If like me you enjoy squid and want to eat local, seasonal catch now is the time to ask your fishmonger for squid. Dan the Clovelly fishman is bound to have some. If you’re not sure what to do with it, ask your fishmonger (details on our fish page) or try some of SeaDog’s delicious streetfood. Jim and Beth are trying all sorts of internationally inspired recipes using North Devon’s seasonal catch – including squid!
The squid are blooming off the North Devon coast. I'm not sure if blooming is the correct term but when Boat Stories spoke to Paul Stone, skipper of the Sparkling Star, in Ilfracombe this week, his crew were unloading 50 boxes of squid. Paul told us that he always looks forward to the squid fishing every year because the catch rate is good, they can work locally on shorter trips and their fuel bill is down. “It’s uncanny,” he told me “how they appear the same time every year – only two days different from last year.” About a fortnight ago I met up with Marcus White, known as Tats who gave me a guided tour of Our Olivia Belle, the second trawler in S&P’s fleet – at that point Tats was waiting for the squid to arrive.
A group of tourists watched the catch being unloaded, hidden in ice. “Do you think they’ve got fish fingers in there?” one father asked his son. Helpfully, Paul produced a squid for everyone to look at but the youngster didn’t want to touch it. I thought Paul immensely cheerful and patient with the tourists (and me) considering he'd been on the go for 48 hours and had a two hour turn-around in harbour before they were back fishing again. No-one else in Ilfracombe got a look at the squid, they were loaded straight into a lorry bound for Appledore. The driver told me they would be processed overnight and sent abroad – probably to Italy.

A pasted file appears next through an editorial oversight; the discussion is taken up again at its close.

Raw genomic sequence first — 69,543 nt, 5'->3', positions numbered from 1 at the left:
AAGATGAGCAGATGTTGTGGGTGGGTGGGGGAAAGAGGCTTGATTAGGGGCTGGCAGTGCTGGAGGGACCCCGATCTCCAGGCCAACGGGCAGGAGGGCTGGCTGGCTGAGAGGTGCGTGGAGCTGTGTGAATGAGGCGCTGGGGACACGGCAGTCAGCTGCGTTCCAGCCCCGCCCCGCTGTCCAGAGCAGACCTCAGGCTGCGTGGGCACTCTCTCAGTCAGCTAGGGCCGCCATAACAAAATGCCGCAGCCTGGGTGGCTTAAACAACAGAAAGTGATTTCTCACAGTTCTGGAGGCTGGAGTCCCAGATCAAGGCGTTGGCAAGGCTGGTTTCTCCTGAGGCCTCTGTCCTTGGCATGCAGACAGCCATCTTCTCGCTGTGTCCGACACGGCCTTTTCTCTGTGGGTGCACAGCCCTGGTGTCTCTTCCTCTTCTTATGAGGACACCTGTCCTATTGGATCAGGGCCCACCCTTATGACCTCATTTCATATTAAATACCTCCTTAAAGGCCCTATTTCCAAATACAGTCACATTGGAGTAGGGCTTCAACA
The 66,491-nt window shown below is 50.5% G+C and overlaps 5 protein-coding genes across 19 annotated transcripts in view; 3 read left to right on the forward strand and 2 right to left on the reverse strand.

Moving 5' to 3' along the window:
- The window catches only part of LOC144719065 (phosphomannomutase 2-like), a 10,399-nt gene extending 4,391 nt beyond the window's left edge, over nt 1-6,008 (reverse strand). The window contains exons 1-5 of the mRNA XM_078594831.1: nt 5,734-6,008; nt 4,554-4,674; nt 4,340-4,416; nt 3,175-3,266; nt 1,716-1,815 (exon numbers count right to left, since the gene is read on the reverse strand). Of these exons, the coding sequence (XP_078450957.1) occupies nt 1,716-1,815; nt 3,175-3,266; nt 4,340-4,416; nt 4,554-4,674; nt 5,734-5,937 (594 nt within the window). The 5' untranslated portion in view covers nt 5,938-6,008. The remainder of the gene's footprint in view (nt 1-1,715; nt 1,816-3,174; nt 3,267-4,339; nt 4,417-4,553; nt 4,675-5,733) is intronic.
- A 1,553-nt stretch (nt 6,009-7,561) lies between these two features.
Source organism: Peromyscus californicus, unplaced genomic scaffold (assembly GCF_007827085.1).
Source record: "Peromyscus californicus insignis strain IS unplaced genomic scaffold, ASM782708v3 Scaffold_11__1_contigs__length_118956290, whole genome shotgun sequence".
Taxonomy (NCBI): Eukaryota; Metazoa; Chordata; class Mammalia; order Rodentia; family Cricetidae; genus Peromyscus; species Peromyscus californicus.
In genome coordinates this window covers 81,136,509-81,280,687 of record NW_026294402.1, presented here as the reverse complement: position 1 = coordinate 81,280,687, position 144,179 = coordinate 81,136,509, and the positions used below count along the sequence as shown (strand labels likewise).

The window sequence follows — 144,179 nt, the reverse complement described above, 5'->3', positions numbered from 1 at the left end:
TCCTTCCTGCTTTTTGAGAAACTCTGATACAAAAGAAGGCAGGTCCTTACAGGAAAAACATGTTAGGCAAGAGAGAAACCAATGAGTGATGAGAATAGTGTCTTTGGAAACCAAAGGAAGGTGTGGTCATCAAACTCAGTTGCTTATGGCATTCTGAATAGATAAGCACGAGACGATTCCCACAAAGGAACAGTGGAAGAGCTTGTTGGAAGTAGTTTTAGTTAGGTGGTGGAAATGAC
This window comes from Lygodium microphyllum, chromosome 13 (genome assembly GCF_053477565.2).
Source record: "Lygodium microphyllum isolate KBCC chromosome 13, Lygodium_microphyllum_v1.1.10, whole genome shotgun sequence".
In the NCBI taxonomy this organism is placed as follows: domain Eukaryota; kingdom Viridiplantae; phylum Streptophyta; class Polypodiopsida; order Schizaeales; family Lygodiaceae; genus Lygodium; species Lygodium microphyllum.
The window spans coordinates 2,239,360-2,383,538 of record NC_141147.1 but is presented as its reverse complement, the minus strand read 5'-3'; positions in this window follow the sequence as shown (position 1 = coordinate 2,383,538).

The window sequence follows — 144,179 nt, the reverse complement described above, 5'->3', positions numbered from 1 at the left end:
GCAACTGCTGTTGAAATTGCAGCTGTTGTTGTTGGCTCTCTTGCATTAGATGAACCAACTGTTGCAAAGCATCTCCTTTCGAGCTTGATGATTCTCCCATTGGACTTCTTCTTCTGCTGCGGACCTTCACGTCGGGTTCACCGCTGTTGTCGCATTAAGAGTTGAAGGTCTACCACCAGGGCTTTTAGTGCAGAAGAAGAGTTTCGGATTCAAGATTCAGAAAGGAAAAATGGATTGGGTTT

Although it was nearly 9 in the evening, Clare from S&P fishshop turned up to collect her box of fresh mixed fish ready to sell in the shop the next day. Even she didn’t want squid – as she had some from the other boat. I love eating squid – and as fish goes it’s amazingly good value. So why does 90% or more of our local squid catch go abroad? The fishermen would like it if more of their catch was eaten locally - but even they don't seem to like squid. So maybe there isn't the demand? A question for Boat Stories to try and answer? Meanwhile I went on the hunt for squid for supper in Ilfracombe. It was late – but I couldn’t find any. I would have happily settled for squid and chips. But I did find delicious sea bass and chips – with the fish supplied by S&P fishshop.
I love their fish pasties and their menu seems to have something mouth-wateringly different on it every week. I wish their red trailer stopped at the end of my street. Look out for Seadog at festivals, the street food market in Barnstaple and in Braunton on Thursday evenings. They often tweet their latest menu: @seadogfoods
Watching the boats safely inside Ilfracombe harbour, begin to play a gentle dosey-doe with their moorings as the evening tide slowly rises, it’s difficult to imagine that only a few weeks ago this was the scene of “a dangerous nightmare” as crews battled to save their boats. Ilfracombe inner harbour walls are shaped like a pair of outstretched arms – ready with a welcome hug to offer a safe haven. But in the worst of the storms surges, giant swells rolled around inside these walls, bucking and jostling these same boats, lifting them right to the top of the wooden palings, bashing them against the walls and causing some serious damage. “We would have moored the boats in Bideford,” Scott Wharton owner of ‘S & P fish’ who runs a small fishing fleet from the harbour told me but “we didn’t get a break in the storms to move them. So his crew manned the boats “night and day using incredible skill to keep them safe” with the only respite at low tide.